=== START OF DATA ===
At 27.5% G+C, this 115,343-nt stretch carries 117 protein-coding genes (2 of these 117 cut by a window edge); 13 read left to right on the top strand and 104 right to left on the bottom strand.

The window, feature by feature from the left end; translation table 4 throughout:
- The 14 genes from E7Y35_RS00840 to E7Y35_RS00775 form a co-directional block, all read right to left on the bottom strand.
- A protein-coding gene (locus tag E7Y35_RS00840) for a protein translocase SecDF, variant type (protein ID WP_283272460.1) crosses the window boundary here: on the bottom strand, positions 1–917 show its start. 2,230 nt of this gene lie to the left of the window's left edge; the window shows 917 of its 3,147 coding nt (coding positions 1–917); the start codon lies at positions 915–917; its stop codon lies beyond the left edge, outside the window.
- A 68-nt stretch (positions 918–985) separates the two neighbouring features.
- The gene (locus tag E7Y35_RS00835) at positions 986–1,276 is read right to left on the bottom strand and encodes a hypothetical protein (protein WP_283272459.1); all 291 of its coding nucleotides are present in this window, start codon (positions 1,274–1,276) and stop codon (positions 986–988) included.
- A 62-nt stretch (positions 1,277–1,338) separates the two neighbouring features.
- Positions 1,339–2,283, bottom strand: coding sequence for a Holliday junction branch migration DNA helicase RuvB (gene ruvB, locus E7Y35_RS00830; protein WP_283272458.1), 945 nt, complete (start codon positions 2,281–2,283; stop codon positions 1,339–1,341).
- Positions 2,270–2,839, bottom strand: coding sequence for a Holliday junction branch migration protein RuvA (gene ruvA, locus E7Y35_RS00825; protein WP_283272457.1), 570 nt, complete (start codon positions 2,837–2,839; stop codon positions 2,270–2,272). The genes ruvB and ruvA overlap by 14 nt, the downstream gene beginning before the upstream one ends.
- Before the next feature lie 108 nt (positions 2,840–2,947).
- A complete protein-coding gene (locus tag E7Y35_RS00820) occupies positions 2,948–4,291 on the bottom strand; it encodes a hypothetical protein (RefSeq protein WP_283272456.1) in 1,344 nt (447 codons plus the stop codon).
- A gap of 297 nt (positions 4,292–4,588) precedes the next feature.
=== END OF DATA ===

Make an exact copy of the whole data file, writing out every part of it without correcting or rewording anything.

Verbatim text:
At 27.5% G+C, this 115,343-nt stretch carries 117 protein-coding genes (2 of these 117 cut by a window edge); 13 read left to right on the top strand and 104 right to left on the bottom strand.

The window, feature by feature from the left end; translation table 4 throughout:
- The 14 genes from E7Y35_RS00840 to E7Y35_RS00775 form a co-directional block, all read right to left on the bottom strand.
- A protein-coding gene (locus tag E7Y35_RS00840) for a protein translocase SecDF, variant type (protein ID WP_283272460.1) crosses the window boundary here: on the bottom strand, positions 1–917 show its start. 2,230 nt of this gene lie to the left of the window's left edge; the window shows 917 of its 3,147 coding nt (coding positions 1–917); the start codon lies at positions 915–917; its stop codon lies beyond the left edge, outside the window.
- A 68-nt stretch (positions 918–985) separates the two neighbouring features.
- The gene (locus tag E7Y35_RS00835) at positions 986–1,276 is read right to left on the bottom strand and encodes a hypothetical protein (protein WP_283272459.1); all 291 of its coding nucleotides are present in this window, start codon (positions 1,274–1,276) and stop codon (positions 986–988) included.
- A 62-nt stretch (positions 1,277–1,338) separates the two neighbouring features.
- Positions 1,339–2,283, bottom strand: coding sequence for a Holliday junction branch migration DNA helicase RuvB (gene ruvB, locus E7Y35_RS00830; protein WP_283272458.1), 945 nt, complete (start codon positions 2,281–2,283; stop codon positions 1,339–1,341).
- Positions 2,270–2,839, bottom strand: coding sequence for a Holliday junction branch migration protein RuvA (gene ruvA, locus E7Y35_RS00825; protein WP_283272457.1), 570 nt, complete (start codon positions 2,837–2,839; stop codon positions 2,270–2,272). The genes ruvB and ruvA overlap by 14 nt, the downstream gene beginning before the upstream one ends.
- Before the next feature lie 108 nt (positions 2,840–2,947).
- A complete protein-coding gene (locus tag E7Y35_RS00820) occupies positions 2,948–4,291 on the bottom strand; it encodes a hypothetical protein (RefSeq protein WP_283272456.1) in 1,344 nt (447 codons plus the stop codon).
- A gap of 297 nt (positions 4,292–4,588) precedes the next feature.